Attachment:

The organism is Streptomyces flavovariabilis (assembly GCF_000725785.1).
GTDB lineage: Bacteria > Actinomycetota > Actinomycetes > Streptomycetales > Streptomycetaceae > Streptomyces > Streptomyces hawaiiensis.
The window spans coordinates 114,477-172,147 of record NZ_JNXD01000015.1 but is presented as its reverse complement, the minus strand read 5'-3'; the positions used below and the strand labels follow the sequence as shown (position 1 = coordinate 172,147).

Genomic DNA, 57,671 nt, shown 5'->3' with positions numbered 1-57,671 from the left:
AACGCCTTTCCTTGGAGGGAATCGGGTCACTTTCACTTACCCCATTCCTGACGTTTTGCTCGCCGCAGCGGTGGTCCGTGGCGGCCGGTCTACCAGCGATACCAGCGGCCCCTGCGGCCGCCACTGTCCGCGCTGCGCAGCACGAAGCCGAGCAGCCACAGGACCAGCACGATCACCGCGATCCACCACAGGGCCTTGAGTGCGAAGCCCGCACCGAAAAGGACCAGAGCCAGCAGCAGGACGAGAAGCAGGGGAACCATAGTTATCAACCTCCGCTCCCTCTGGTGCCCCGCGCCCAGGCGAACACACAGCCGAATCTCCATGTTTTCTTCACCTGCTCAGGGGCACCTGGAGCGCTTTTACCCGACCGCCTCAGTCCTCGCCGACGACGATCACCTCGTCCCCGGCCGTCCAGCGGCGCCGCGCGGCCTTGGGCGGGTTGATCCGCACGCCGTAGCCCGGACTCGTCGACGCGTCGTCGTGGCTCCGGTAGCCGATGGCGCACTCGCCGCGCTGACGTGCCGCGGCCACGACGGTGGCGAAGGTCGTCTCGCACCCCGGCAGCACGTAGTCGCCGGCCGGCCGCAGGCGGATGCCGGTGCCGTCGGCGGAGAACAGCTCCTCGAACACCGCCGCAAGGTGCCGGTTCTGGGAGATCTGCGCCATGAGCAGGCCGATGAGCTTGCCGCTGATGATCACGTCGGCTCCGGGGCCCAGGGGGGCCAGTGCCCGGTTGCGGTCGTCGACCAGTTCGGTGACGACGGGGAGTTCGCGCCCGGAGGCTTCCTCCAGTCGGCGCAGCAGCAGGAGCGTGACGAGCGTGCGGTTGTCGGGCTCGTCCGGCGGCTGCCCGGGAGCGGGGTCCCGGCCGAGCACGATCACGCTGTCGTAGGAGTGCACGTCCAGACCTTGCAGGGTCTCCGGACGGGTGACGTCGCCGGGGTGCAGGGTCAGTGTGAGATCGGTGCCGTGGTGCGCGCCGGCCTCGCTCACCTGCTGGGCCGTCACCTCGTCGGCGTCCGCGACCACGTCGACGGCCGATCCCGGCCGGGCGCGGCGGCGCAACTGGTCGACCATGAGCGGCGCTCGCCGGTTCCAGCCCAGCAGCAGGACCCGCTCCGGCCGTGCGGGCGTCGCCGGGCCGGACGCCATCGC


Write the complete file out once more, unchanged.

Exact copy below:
The organism is Streptomyces flavovariabilis (assembly GCF_000725785.1).
GTDB lineage: Bacteria > Actinomycetota > Actinomycetes > Streptomycetales > Streptomycetaceae > Streptomyces > Streptomyces hawaiiensis.
The window spans coordinates 114,477-172,147 of record NZ_JNXD01000015.1 but is presented as its reverse complement, the minus strand read 5'-3'; the positions used below and the strand labels follow the sequence as shown (position 1 = coordinate 172,147).

Genomic DNA, 57,671 nt, shown 5'->3' with positions numbered 1-57,671 from the left:
AACGCCTTTCCTTGGAGGGAATCGGGTCACTTTCACTTACCCCATTCCTGACGTTTTGCTCGCCGCAGCGGTGGTCCGTGGCGGCCGGTCTACCAGCGATACCAGCGGCCCCTGCGGCCGCCACTGTCCGCGCTGCGCAGCACGAAGCCGAGCAGCCACAGGACCAGCACGATCACCGCGATCCACCACAGGGCCTTGAGTGCGAAGCCCGCACCGAAAAGGACCAGAGCCAGCAGCAGGACGAGAAGCAGGGGAACCATAGTTATCAACCTCCGCTCCCTCTGGTGCCCCGCGCCCAGGCGAACACACAGCCGAATCTCCATGTTTTCTTCACCTGCTCAGGGGCACCTGGAGCGCTTTTACCCGACCGCCTCAGTCCTCGCCGACGACGATCACCTCGTCCCCGGCCGTCCAGCGGCGCCGCGCGGCCTTGGGCGGGTTGATCCGCACGCCGTAGCCCGGACTCGTCGACGCGTCGTCGTGGCTCCGGTAGCCGATGGCGCACTCGCCGCGCTGACGTGCCGCGGCCACGACGGTGGCGAAGGTCGTCTCGCACCCCGGCAGCACGTAGTCGCCGGCCGGCCGCAGGCGGATGCCGGTGCCGTCGGCGGAGAACAGCTCCTCGAACACCGCCGCAAGGTGCCGGTTCTGGGAGATCTGCGCCATGAGCAGGCCGATGAGCTTGCCGCTGATGATCACGTCGGCTCCGGGGCCCAGGGGGGCCAGTGCCCGGTTGCGGTCGTCGACCAGTTCGGTGACGACGGGGAGTTCGCGCCCGGAGGCTTCCTCCAGTCGGCGCAGCAGCAGGAGCGTGACGAGCGTGCGGTTGTCGGGCTCGTCCGGCGGCTGCCCGGGAGCGGGGTCCCGGCCGAGCACGATCACGCTGTCGTAGGAGTGCACGTCCAGACCTTGCAGGGTCTCCGGACGGGTGACGTCGCCGGGGTGCAGGGTCAGTGTGAGATCGGTGCCGTGGTGCGCGCCGGCCTCGCTCACCTGCTGGGCCGTCACCTCGTCGGCGTCCGCGACCACGTCGACGGCCGATCCCGGCCGGGCGCGGCGGCGCAACTGGTCGACCATGAGCGGCGCTCGCCGGTTCCAGCCCAGCAGCAGGACCCGCTCCGGCCGTGCGGGCGTCGCCGGGCCGGACGCCATCGC